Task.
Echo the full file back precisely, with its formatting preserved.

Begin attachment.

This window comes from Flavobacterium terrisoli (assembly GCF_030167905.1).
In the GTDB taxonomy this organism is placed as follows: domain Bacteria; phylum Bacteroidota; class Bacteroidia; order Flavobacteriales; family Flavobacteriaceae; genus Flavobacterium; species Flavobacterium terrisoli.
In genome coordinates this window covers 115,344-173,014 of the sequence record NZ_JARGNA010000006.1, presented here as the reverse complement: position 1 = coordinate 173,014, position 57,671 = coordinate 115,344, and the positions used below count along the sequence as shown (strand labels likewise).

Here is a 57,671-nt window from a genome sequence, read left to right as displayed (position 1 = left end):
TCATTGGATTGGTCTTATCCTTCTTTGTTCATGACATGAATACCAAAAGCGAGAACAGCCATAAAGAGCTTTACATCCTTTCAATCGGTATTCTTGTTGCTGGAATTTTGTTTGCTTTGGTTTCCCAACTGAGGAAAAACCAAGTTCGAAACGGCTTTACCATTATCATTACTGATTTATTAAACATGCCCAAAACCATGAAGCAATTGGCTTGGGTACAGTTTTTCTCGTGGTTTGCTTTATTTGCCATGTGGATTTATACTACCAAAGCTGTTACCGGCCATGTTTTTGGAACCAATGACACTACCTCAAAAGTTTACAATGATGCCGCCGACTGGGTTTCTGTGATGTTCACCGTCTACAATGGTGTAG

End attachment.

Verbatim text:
This window comes from Flavobacterium terrisoli (assembly GCF_030167905.1).
In the GTDB taxonomy this organism is placed as follows: domain Bacteria; phylum Bacteroidota; class Bacteroidia; order Flavobacteriales; family Flavobacteriaceae; genus Flavobacterium; species Flavobacterium terrisoli.
In genome coordinates this window covers 115,344-173,014 of the sequence record NZ_JARGNA010000006.1, presented here as the reverse complement: position 1 = coordinate 173,014, position 57,671 = coordinate 115,344, and the positions used below count along the sequence as shown (strand labels likewise).

Here is a 57,671-nt window from a genome sequence, read left to right as displayed (position 1 = left end):
TCATTGGATTGGTCTTATCCTTCTTTGTTCATGACATGAATACCAAAAGCGAGAACAGCCATAAAGAGCTTTACATCCTTTCAATCGGTATTCTTGTTGCTGGAATTTTGTTTGCTTTGGTTTCCCAACTGAGGAAAAACCAAGTTCGAAACGGCTTTACCATTATCATTACTGATTTATTAAACATGCCCAAAACCATGAAGCAATTGGCTTGGGTACAGTTTTTCTCGTGGTTTGCTTTATTTGCCATGTGGATTTATACTACCAAAGCTGTTACCGGCCATGTTTTTGGAACCAATGACACTACCTCAAAAGTTTACAATGATGCCGCCGACTGGGTTTCTGTGATGTTCACCGTCTACAATGGTGTAG